This Board Game Helped Me Discover My Love of Houses When I Was a Kid

published Jan 26, 2021
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Credit: Kurt Bilis

Have you ever played the Game of Life? It’s a classic tabletop board game where you make your way through, well, life. When I was little, I was obsessed with Life.

In it, players choose a little plastic van to drive down the path on the board, all the way from college to retirement. While playing, you stop along the way to start a career, get married, buy a house, and have kids. The game also accounts for buying stocks, homeowners’ insurance, life insurance, and other adult-seeming things. Sure, playing during my formative years introduced me to some overly traditional life milestones, but there’s only one aspect of the game that I really made my priority: buying a cool house.

You see, there’s a selection of house cards, or deeds, in the game. They come in a range of architectural styles and price points, from a sunny yellow Dutch Colonial to a rustic log cabin. You can “live” in the house of your choice in the game — as long as you’ve “earned” enough money for it.

Credit: Kurt Bilis

I’m not here to identify the ways in which Life built up capitalist ideals in my young mind. I do want to discuss the house cards, because I was fascinated by those things.

After I was through playing the game, I’d shuffle through the house card deck, examining their cartoon features and ranking them from my most favorite (the pink Victorian, obviously) to least favorite (the shoddy split level). I remember being confused by the Tudor card and asking my mother what, in fact, a Tudor house was. We inspected the card together, did a little research, and voila, I understood which houses in my town were Tudor-style. I remember going for boat rides on the lake my grandparents live on and passing by an A-frame that looked exactly like the one on the Life card. I remember always looking out the car window to spot a brightly painted home on the ride to my cousins’ house — and correctly identifying it as a Victorian.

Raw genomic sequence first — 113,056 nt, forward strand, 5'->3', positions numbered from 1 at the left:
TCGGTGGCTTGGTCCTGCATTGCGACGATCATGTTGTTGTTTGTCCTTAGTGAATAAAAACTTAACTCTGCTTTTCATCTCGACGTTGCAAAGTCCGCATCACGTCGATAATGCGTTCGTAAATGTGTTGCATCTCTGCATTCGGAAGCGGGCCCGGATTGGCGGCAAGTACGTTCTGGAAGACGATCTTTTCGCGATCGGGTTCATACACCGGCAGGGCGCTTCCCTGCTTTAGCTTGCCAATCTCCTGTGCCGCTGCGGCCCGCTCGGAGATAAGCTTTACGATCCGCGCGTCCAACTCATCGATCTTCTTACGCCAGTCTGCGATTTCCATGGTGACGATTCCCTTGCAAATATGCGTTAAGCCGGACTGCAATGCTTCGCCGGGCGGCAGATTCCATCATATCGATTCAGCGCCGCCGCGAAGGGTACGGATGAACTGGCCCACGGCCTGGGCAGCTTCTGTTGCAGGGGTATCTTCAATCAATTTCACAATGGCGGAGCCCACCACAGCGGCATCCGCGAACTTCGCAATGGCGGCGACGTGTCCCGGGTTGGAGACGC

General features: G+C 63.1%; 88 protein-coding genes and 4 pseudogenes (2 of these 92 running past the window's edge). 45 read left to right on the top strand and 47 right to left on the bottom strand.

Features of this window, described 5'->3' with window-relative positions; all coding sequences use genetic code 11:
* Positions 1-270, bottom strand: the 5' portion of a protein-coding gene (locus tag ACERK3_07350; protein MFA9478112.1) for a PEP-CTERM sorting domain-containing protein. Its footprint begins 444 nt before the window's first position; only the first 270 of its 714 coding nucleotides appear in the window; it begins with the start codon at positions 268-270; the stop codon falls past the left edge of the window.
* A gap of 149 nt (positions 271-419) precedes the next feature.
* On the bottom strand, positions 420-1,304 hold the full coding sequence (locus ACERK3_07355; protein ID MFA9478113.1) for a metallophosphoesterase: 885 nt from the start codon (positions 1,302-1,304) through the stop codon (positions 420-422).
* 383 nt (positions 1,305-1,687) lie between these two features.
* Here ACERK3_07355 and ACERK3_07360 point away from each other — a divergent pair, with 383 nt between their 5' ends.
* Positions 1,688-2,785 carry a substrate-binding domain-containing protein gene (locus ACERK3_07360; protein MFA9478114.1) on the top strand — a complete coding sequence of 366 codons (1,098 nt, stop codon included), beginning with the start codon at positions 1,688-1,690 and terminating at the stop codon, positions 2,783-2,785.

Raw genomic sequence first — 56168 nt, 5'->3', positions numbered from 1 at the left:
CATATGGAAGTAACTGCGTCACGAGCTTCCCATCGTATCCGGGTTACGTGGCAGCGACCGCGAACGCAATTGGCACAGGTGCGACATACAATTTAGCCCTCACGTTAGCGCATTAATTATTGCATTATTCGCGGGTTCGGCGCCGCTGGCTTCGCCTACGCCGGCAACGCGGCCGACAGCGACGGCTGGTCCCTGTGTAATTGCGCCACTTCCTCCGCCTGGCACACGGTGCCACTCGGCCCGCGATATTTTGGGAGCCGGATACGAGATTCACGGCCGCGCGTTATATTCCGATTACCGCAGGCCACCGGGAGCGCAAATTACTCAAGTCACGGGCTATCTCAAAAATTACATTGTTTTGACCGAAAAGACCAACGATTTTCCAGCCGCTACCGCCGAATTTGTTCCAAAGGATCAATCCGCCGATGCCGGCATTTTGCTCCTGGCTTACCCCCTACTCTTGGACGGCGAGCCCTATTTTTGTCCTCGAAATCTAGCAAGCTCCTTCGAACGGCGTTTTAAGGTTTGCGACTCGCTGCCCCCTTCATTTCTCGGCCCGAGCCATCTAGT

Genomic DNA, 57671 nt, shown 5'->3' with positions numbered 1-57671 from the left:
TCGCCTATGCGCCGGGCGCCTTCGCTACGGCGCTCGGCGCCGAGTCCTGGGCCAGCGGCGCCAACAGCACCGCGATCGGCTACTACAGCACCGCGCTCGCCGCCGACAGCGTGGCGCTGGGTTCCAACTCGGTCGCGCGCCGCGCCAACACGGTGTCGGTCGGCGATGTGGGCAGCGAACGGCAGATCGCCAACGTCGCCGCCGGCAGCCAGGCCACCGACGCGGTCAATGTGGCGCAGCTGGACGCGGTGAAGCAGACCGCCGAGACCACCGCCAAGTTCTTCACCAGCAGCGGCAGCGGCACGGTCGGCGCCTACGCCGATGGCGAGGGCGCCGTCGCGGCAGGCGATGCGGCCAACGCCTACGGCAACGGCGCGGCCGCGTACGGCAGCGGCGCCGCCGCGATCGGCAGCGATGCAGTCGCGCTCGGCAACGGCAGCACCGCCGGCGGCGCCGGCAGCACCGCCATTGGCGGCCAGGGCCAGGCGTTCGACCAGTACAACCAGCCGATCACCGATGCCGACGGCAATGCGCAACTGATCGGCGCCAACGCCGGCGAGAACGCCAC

Credit: Kurt Bilis

The Game of Life effectively helped me discover my love of houses, which, like my love of board games, continues to this day. (I am a real estate editor, after all.)  I still look at that A-frame on my grandparents’ lake and think of the game. When I used to drive by a cluster of Tudor homes in Boston’s Jamaica Plain neighborhood, I’d think back to it. When I bought “A Field Guide to American Houses” by Virginia McAlester, a fabulous book about residential architecture, I recalled the styles I learned about from the game. And even now in my day-to-day, I browse home listings to write Apartment Therapy’s Property Crush column, featuring a range of styles and budgets, from fixer-uppers to Midwestern mansions.

Credit: Kurt Bilis

It’s a funny parallel to draw — 9-year-old me being hyper-focused on securing a cool house in a board game, to now, 27-year-old me being hyper-focused on writing about all the cool houses out there from the comfort of my own cozy little home. Marriage? Kids? Stocks? Who needs ‘em when you can work toward the best life perk of all: your dream home.